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Why You Need a Support Group When You Have Bipolar Disorder
Home Self-Improvement Psychology
By: Cassandra Good Email Article
Word Count: 991 Digg it | it | Google it | StumbleUpon it


Why you need a support group when you have Bipolar Disorder

When you have bipolar disorder you need support in a variety of forms and levels depending on where you are at physically, mentally, emotionally, and even financially. Unfortunately, or fortunately depending on how you look at, we need other people. Bipolar disorder is not a one person sport. You need a team to help you through life. Sometimes you need them more than others, but you need them.

So who makes up a support group? It is definitely your doctor, counselor, or other professionals that are helping you. But it could also be your family, an official bipolar support group, a group of friends that know you have bipolar disorder and know how to help you, or any combination of them. Your doctor and other "professionals" are trained in how to help you, and an official bipolar support group usually also has a trained group leader. However, family and friends may not know how to help you. Therefore, you must train them. You know yourself better than anyone, so in your mentally healthy moments take time out to determine how those that care about you can help you the most if you are having an episode, or even what to do if they see you spiraling into one.

Many of my friends can see me starting to get manic or depressed long before I suspect it. You may wonder what the advantage of that early warning could be. Well, it could mean the difference between needing hospitalization or not. You see, if your friends or family can see an episode coming on and can alert you to it, then you have options. You can call your doctor for a medication change, or call your counselor so that they can help you through any emotional events that may be making the symptoms worse. You can also work on your own emotions and using calming, de-stressing, or any other techniques that you have been taught to keep your episode as minimal as possible. In this case knowledge is power, power to maximize your control over the episode, or advert it all together.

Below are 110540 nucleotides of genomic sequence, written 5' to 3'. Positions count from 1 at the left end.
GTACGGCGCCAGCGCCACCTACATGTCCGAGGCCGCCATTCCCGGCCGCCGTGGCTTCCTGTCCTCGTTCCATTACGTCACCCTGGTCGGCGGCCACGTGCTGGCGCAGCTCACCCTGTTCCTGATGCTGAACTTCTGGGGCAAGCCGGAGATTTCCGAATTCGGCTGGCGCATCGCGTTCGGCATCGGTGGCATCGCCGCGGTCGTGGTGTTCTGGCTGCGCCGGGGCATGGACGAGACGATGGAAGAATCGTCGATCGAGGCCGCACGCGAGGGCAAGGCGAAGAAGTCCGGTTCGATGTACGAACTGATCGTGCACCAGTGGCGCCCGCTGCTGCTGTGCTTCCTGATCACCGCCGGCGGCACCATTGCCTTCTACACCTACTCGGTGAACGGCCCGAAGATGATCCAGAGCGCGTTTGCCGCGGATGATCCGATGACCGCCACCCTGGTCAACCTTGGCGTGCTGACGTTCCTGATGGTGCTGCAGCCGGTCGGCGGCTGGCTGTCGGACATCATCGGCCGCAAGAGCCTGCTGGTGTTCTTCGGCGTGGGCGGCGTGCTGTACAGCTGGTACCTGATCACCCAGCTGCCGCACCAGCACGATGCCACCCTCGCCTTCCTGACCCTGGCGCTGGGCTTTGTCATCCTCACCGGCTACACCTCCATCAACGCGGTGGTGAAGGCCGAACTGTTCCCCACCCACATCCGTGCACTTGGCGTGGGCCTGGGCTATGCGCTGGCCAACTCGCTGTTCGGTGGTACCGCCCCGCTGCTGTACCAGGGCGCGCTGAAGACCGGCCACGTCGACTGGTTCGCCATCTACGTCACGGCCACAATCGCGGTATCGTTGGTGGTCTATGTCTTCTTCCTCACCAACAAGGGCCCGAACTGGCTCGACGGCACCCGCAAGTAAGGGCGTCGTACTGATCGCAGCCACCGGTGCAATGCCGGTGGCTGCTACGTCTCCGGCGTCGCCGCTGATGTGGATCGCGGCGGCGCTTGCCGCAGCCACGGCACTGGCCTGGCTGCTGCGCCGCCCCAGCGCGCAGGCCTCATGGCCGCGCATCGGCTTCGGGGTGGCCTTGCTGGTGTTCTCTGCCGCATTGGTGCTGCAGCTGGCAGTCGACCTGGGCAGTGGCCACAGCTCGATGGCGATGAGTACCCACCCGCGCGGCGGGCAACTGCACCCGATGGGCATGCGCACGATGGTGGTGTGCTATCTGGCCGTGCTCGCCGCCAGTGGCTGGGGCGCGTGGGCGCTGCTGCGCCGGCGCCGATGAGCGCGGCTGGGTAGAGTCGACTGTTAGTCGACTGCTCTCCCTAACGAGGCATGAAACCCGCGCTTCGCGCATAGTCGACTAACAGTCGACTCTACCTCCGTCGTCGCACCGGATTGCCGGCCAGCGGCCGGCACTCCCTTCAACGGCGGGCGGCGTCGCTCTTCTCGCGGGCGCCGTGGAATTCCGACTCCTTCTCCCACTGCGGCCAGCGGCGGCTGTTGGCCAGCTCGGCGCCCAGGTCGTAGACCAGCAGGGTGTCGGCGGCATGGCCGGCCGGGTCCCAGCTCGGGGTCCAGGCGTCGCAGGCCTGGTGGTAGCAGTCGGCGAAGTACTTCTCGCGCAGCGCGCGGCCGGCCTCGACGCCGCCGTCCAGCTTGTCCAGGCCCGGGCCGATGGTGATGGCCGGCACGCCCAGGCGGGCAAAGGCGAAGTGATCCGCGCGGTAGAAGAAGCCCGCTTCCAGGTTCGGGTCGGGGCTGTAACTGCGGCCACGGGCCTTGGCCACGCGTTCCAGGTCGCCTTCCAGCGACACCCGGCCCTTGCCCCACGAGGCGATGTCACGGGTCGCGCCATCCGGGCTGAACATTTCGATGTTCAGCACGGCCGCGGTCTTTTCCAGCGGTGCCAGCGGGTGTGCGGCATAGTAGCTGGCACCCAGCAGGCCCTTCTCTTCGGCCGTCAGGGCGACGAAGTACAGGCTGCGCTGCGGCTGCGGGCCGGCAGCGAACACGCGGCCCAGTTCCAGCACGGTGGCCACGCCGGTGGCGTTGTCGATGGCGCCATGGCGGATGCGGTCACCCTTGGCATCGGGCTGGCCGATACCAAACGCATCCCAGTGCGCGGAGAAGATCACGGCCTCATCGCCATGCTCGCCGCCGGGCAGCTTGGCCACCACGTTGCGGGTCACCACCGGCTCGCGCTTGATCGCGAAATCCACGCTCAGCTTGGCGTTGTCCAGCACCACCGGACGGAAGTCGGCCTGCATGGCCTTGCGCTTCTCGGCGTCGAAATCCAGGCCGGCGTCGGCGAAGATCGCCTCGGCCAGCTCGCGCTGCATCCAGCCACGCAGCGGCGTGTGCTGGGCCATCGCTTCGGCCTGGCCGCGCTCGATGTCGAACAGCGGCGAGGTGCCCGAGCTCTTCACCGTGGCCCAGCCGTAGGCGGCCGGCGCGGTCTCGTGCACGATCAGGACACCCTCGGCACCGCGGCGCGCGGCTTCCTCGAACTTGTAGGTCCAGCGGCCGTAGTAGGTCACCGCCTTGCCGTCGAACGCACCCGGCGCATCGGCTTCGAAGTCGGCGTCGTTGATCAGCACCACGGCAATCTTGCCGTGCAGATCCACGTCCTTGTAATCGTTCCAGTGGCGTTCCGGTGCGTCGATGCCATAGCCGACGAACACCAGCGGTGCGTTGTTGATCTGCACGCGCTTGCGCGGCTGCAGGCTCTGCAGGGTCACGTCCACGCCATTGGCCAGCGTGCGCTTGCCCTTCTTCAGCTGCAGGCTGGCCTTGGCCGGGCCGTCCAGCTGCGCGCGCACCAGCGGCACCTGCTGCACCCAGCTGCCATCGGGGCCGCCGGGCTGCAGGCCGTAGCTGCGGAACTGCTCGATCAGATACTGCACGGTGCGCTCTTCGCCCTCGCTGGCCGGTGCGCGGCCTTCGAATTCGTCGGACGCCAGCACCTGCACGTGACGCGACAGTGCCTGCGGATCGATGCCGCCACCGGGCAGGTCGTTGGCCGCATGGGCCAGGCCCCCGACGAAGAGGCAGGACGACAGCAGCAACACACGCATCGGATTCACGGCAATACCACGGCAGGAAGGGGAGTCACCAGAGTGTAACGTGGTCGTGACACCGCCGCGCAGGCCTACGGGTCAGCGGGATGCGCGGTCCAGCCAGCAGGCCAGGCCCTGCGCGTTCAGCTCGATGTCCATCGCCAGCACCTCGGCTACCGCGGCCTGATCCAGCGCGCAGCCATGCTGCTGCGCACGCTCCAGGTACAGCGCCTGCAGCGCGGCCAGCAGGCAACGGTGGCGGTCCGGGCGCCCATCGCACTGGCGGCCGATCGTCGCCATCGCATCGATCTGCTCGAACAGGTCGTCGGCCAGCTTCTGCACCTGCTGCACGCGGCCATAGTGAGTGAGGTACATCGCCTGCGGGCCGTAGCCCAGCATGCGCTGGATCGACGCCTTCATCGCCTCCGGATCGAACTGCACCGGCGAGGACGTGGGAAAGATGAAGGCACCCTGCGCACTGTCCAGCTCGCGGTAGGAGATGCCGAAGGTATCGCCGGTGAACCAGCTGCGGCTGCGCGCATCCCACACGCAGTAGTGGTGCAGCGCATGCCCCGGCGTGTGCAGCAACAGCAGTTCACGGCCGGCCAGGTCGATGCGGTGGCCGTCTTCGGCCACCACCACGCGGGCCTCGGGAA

So how do you train your family and friends. First, you have to ask them if they would be willing to help you. If they are, then you can train them. You may ask, "What do they need to know?" They need to know what to do in the extreme manic and depressed cycles first. If you are out of control manic or suicidal, then they need to be able to assess that and get you hospitalized if necessary. You need to tell them what symptoms constitutes a need for you to be hospitalized. They need to know that they should ask you if you are feeling like hurting yourself if you are depressed. They have to know it is okay to ask that question.

Then they need to know what to do if you are hypomanic or depressed, but not suicidal. You would not need to be hospitalized in those situations, but they need to know how to help you. Maybe if you are hypomanic, you need to give a trusted individual your credit cards. If you are depressed, then they should not let you isolate yourself. Wallowing in depression is a short hop to being suicidal, but being engaged with others can help you stay out of the hospital. You know yourself best so you need to decide what help at what stages you need, and then train those that have agreed to help you on what those steps are. Make sure you have 3 or more people that can help, otherwise you will overwhelm the 1 or 2. We can be a terrible burden in our bad times, and caretakers need to have breaks or help, and having 3 or more people can take care of them too.

You may still be wondering what to teach them so I will give you an example that I use. I have a rating system: 1 - 10, with 5 being "normal", 1 = suicidal, must go to the hospital, 10 = being manic (hypomanic for me). If I get to a 2 or 8, my friends will "make" me call my doctor for help. They have been known to dial the number for me and then hand me the phone. These steps may not be easy, but they are appreciated especially after the episode because I realize that their helping me kept me out of the hospital, or in worse case scenarios, have kept me alive to the point I could get to the hospital. You may ask why I use the rating system. Usually, if you are depressed it takes too much energy to talk about how depressed you are, and if you are manic, it is a nuisance to describe how you are feeling. With the rating system, we have an agreed upon description of what each number means, and they can simply ask me what my number is. It is a code between you and your support group that lets them know where you are at. It is even more helpful, if they know what to do for each number. For me 3 means to be in more contact so that I don't isolate myself, 7 means talking to me about overspending. And 4 - 6 is a fairly normal range for the "normal" ups-n-downs in life and does not require any special attention.

I hope you gained some useful tips, and for more information visit me at

You can follow me on twitter at

I wish you the best in all your pursuits.

Author: Cassandra L. Good

Cassandra L. Good works and resides in Colorado, USA. She has been employed at the same company for nearly 18 years despite having been diagnosed with Bipolar II Disorder.

Her new goals include helping other people with bipolar disorder to live a life that is rewarding and fulfilling. She wants to teach people how to move from surviving to thriving with bipolar disorder.

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